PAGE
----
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Long
Long
110

was clerk of the House of Assembly (Cal. State Papers, Col. Ser., Amer., and the West Indies, 1661–8, p. 47). In November 1664 he was charged with treason by Sir Thomas Whetstone, acting on behalf of the king, before the governor, council, and assembly. He had, it was alleged, in May of that year caused himself to be unlawfully elected speaker of the assembly, and had later contrived illegally his appointment as clerk, and he had caused to be passed orders and votes with intention to seize the legislative power into his own hands, including an act for the establishment of a particular treasury of the island, with himself as treasurer, into which all the king's revenue was to be paid, and from which no moneys could be issued without order from the assembly. He had, moreover, it was said, done his utmost to 'infuse his traitorous principles' into the members. A warrant for his apprehension was issued, but popular feeling favoured Long, and no further steps were taken (ib. 1661–8, pp. 251, 277, 287). Long had in fact made a bold attempt to reform existing financial abuses. In 1671 he was acting as judge for the parishes of Clarendon and St. Elizabeth (ib. 1669–74, p. 251). He was elected to the assembly as member for Clarendon in January 1672, having then acquired the rank of captain, and on 1 Feb. following was chosen speaker on the nomination of the governor (ib. pp. 314, 326, 331). In May 1673, and again in February 1674, he was returned member for St. Katherine, and was reappointed speaker (ib. pp. 489, 554–5). On 14 Aug. 1674, being then colonel, he was sworn of the council and appointed chief justice (ib. p. 603). Long died on 28 June 1683, and was buried in the cathedral in St. Katherine's parish (Archer, Mon. Inscriptions of British West Indies, p. 53). By his wife, Elizabeth (who remarried John Towers, rector of Swaffham Bulbeck, Cambridgeshire, and died 1710), he had, with three daughters (of whom the eldest, Elizabeth, born 1670, married, first, Henry Lowe of Goadby Marwood, Leicestershire, and, secondly, Henry Smallwood), three sons, one of whom, Charles, born in 1679, alone survived. He was seated at Longville, Jamaica, and was a member of council and colonel of horse. Ultimately he came to England, settled at Hurts Hall, Saxmundham, Suffolk, became in 1716 M.P. for Dunwich, and died on 8 May 1723.

[Sharpe's Peerage, s.v. 'Farnborough;' authorities cited.]

G. G.


LONG, THOMAS (1621–1707), divine, son of 'Mr. Richard Lonng,' was born at Exeter, and baptised in the church of St. Lawrence on 14 Dec. 1621 (par. reg.) He became a servitor of Exeter College, Oxford, on 5 April 1639, and graduated B.A. on 29 Nov. 1642. He became in 1652 vicar of St. Lawrence Clyst, near Exeter, and, being a staunch churchman and royalist, he lay under a long sequestration during the troubles, upholding the interests of the king and the church by constant preaching and writing (Letter from Lamplugh, bishop of Exeter, to Sancroft, 16 April 1634, Tanner MSS. in Bodl. Libr. xxxii. f. 30). At the Restoration he was created B.D. of Oxford, by royal mandate, on 20 Sept. 1660, and prebendary of Exeter Cathedral on 18 Jan. 1660-1661. He resigned his prebend on 3 Oct. 1701. In 1684 he declined Bancroft's offer of the bishopric of Bristol on account, it is said, of his age and large family (Wood, Athenæ, ed. Bliss, iv. col. 485). But another authority (Willis, Survey of Cathedrals, ii. 781–2) represents him as 'scrupling it at first,' and having it denied him afterwards, 'when he would have accepted it.' His letter of refusal is among the Tanner MSS. xxxii. f. 25. He was proctor for the clergy of his diocese (Exeter) in convocation in 1689 (Long, Vox Cleri, p. 61), in 1693 (Long, Dr. Walker's account, epist. ded.), and in 1694 (Chamberlayne, Angliæ Notitia, 1694, p. 144). He died on 7 Dec. 1707, and was buried at St. Lawrence, Exeter, on 11 Dec. (par. reg.)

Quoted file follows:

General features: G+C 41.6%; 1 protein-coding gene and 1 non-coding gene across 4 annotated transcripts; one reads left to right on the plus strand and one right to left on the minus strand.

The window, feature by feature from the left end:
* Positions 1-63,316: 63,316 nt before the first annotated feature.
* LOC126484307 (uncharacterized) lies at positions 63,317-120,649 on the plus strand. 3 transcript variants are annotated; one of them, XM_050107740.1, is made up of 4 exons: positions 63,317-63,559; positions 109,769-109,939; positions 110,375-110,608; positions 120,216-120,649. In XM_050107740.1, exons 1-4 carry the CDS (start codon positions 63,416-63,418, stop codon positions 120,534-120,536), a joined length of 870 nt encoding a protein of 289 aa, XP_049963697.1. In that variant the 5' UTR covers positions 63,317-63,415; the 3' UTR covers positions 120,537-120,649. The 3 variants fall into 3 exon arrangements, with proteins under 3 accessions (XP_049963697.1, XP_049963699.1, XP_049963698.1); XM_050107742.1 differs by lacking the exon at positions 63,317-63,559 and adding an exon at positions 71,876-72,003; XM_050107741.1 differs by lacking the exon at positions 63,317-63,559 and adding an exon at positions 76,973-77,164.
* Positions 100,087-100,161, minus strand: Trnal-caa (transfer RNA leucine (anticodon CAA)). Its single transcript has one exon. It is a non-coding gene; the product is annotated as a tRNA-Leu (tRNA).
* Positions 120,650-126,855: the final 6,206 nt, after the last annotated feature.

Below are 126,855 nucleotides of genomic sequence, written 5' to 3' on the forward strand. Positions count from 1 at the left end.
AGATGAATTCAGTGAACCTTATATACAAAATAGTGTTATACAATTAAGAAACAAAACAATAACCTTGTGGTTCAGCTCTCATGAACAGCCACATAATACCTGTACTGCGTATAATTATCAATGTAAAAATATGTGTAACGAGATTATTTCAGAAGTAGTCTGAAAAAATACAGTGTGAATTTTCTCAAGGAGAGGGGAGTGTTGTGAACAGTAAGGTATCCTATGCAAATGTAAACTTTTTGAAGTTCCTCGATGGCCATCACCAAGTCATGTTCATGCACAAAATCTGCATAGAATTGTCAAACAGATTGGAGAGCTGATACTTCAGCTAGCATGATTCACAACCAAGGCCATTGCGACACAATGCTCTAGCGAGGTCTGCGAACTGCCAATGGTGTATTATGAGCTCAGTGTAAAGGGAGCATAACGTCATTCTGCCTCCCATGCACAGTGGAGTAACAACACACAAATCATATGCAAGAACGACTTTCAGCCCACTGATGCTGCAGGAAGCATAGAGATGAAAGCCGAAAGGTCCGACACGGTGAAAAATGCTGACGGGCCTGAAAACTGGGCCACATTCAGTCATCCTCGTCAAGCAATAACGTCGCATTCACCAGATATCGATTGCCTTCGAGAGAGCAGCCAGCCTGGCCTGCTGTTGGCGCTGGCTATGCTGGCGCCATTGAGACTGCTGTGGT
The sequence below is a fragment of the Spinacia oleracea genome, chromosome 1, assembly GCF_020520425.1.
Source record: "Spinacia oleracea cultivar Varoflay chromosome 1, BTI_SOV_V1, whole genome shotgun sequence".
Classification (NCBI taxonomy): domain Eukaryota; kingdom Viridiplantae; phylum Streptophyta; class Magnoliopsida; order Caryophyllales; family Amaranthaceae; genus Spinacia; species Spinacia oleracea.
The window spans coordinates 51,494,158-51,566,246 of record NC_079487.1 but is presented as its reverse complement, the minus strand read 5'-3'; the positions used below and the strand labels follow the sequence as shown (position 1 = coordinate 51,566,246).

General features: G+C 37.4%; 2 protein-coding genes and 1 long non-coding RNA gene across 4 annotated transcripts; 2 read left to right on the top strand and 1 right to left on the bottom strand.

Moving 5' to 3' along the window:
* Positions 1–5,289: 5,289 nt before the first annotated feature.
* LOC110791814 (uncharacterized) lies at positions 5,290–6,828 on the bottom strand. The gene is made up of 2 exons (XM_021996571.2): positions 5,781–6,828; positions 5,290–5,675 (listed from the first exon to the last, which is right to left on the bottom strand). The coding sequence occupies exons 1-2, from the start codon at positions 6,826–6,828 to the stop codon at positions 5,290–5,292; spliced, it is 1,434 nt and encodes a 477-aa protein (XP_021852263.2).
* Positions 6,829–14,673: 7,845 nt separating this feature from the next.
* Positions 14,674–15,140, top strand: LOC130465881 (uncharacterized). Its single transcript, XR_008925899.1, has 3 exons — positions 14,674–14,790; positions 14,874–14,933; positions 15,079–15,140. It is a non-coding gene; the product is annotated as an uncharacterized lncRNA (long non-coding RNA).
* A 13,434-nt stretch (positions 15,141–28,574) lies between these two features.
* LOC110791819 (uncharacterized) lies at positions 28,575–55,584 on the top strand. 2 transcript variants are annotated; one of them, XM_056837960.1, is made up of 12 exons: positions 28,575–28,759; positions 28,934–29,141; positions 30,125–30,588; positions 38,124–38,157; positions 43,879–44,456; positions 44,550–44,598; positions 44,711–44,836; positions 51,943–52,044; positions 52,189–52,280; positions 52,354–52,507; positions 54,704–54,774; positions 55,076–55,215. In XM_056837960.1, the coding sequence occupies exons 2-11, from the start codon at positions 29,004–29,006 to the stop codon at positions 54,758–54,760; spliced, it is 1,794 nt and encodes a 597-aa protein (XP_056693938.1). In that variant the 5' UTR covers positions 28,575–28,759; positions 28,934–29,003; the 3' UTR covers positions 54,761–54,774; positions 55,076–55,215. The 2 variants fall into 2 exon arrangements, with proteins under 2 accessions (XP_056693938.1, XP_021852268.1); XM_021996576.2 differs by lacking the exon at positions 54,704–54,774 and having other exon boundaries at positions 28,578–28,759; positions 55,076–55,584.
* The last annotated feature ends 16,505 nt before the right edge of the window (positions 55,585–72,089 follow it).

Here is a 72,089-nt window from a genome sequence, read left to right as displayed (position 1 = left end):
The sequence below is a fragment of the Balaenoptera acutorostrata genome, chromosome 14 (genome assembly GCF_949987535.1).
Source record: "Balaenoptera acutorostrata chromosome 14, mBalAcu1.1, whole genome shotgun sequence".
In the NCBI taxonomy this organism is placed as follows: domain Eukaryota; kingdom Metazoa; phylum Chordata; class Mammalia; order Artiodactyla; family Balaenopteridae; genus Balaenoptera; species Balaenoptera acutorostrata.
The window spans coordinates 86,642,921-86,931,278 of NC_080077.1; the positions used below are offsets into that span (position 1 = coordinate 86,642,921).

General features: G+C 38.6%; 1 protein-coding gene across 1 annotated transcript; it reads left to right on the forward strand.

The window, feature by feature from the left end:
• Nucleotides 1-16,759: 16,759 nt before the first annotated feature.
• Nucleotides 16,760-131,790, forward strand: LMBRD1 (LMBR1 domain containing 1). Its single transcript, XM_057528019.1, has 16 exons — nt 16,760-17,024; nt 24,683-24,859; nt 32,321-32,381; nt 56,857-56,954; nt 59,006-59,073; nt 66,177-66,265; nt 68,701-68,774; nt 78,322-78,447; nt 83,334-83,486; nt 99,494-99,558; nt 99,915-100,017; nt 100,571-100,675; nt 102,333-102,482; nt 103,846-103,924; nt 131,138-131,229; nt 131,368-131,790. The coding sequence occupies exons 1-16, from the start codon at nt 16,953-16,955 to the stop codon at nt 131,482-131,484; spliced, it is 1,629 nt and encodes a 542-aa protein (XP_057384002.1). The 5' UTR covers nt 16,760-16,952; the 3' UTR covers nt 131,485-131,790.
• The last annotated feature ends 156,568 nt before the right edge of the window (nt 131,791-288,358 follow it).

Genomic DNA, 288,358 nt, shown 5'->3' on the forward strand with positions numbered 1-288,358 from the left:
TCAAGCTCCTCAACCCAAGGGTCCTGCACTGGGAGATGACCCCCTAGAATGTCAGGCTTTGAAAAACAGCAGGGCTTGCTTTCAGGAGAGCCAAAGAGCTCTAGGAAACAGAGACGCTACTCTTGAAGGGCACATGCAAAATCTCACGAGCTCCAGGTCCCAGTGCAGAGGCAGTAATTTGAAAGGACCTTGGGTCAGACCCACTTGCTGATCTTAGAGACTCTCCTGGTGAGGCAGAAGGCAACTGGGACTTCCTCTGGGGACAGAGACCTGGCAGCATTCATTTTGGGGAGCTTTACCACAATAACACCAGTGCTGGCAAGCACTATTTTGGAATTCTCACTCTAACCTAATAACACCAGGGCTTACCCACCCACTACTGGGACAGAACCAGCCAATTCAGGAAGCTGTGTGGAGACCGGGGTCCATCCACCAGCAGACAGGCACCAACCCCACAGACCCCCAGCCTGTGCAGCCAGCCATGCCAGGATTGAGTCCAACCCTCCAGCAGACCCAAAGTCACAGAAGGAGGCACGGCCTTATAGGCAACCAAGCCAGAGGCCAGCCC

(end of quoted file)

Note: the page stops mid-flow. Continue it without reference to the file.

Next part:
Long was well read in both ancient and modern literature, and was a voluminous controversial writer. Wood says of him that he 'hath also undergone that very toilsome drudgery of reading many or most of Mr. Richard Baxter's works.' Baxter complained of Long's 'Unreasonableness of Separation,' as being ' so fierce a book . . . that I never saw any like it' (Reliq. Baxter, pt. iii. p. 188). His 'Vox Cleri,' condemning alterations in the liturgy (of which two editions appeared in 1690),' called forth a mass of smaller writings, of which the principal was by Dr. William Payne (see Birch, Life of Tillotson, p. 210). He was firmly persuaded that Charles I was the author of the 'Eikon Basilike,' and in support of this view took part in the war of pamphlets which followed the publication of Walker's 'True Account of the Author' in 1692 [see Gauden, John].

His works (with the exception of No. 29 all published in London) include: 1. 'An Exercitation concerning the frequent use of our Lord's Prayer,' 1658. 2. 'Calvinus Redivivus,' 1673. 3. 'Apostolical Communion in the Church of England,' 1673. 4. 'The Picture and Character of a Separatist,' 1677. 5. 'History of the Donatists,' 1677. 6. 'Hales's Treatise of Schism examined and censured,' 1678 (see letter from Baxter to Long in Reliq. Baxter.